Support us on Patreon to keep GamingOnLinux alive. This ensures all of our main content remains free for everyone. Just good, fresh content! Alternatively, you can donate through PayPal. You can also buy games using our partner links for GOG and Humble Store.
We do often include affiliate links to earn us some pennies. See more here.

Building a Retro Linux Gaming Computer - Part 14: Return to Na Pali

By - | Views: 17,216

Return to Part 1: Dumpster Diving

Continued from Part 13: Looks Almost Unreal

One of the selling points of Unreal Tournament pitched to the modding scene by Epic Games was its ability to load assets from the original Unreal into the new engine, further expanding the content base for what was already a highly modifiable game. After a few years this snowballed into a concerted community effort to make the entire Unreal single player mode playable from within its own sequel, bringing it over to Linux in the process.

Installation is simple thanks to the installer still hosted on extracting the files off the disc and setting up the game as if it were a retail title. Installers are also available for owners of the original Unreal as well as for the Return to Na Pali mission pack, but Unreal Gold is the version that I have on CD-ROM. In fact, the longstanding but now defunct online retailer Tux Games even sold copies of Unreal bundled with the installer.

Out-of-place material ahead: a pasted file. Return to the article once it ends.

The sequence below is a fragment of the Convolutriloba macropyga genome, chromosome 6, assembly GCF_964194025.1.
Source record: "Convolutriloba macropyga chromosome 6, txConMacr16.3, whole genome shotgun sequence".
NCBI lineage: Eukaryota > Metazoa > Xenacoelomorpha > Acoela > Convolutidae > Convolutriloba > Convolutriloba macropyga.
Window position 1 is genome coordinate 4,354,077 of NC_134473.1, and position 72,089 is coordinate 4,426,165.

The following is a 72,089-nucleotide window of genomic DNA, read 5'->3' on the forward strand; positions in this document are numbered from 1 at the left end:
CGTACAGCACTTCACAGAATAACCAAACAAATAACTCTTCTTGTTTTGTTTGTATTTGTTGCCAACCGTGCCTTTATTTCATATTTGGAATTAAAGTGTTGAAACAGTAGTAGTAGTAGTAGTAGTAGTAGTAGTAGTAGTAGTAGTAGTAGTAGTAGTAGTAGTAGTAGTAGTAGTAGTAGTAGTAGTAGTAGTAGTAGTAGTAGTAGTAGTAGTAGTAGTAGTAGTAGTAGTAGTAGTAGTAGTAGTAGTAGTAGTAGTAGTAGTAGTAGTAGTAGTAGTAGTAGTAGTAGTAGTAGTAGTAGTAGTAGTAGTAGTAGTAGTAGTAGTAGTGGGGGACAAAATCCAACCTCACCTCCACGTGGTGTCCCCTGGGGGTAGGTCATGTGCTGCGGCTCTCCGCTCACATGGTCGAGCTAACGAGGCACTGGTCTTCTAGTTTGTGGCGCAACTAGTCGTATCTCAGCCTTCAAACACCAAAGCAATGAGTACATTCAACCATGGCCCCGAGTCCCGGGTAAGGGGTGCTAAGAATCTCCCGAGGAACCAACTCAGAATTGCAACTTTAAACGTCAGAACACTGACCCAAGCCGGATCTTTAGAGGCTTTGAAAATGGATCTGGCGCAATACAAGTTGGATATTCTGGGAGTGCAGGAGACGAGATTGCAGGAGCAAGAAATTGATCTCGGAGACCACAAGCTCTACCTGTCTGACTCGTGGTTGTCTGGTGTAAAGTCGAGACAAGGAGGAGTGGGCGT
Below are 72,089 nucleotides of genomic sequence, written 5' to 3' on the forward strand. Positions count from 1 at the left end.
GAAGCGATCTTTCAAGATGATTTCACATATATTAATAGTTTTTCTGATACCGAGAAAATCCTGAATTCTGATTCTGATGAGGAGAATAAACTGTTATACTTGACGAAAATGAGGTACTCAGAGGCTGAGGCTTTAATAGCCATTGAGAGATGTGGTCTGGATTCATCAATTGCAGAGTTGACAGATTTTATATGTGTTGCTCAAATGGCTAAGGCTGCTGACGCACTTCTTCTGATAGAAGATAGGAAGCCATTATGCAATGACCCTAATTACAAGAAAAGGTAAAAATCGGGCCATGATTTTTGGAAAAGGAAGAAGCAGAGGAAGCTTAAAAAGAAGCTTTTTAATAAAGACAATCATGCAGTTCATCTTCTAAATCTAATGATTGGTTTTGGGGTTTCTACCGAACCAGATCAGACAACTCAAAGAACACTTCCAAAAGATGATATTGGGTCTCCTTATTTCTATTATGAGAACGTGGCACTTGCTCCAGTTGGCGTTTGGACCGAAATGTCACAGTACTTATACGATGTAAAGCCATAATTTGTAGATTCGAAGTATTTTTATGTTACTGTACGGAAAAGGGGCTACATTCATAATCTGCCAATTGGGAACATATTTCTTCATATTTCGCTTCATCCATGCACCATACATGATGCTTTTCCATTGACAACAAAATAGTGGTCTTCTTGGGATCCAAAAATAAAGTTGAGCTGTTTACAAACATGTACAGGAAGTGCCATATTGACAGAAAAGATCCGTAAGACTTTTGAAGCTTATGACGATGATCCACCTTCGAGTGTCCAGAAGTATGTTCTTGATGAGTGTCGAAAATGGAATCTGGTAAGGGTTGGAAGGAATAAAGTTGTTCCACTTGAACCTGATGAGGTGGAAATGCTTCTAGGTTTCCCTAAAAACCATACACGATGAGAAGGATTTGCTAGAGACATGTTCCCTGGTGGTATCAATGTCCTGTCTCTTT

Again I made some modifications to the Unreal.ini file, switching to the SDLGLDRV renderer with "UseGammaExtension" set to "1" as well as making "Coronas" and "VolumetricLighting" set to "False". I decided to keep dynamic lighting enabled this time as Unreal places a far greater emphasis on darkness for both atmosphere and navigation. Set pieces such as the first Skaarj encounter are undermined by the lights not going out, making it an unacceptable compromise.

It helps that Unreal is not as heavy as Unreal Tournament, being smoother to play even with the frame rate dropping into the low teens when things get intense. To combat this I cranked the resolution all the way down to 512x384 which the engine displayed in the centre of the screen with black borders. This does much to cushion the load brought on by running games at 32 bit colour depth, as was borne out by experimenting with Quake and Quake II as well.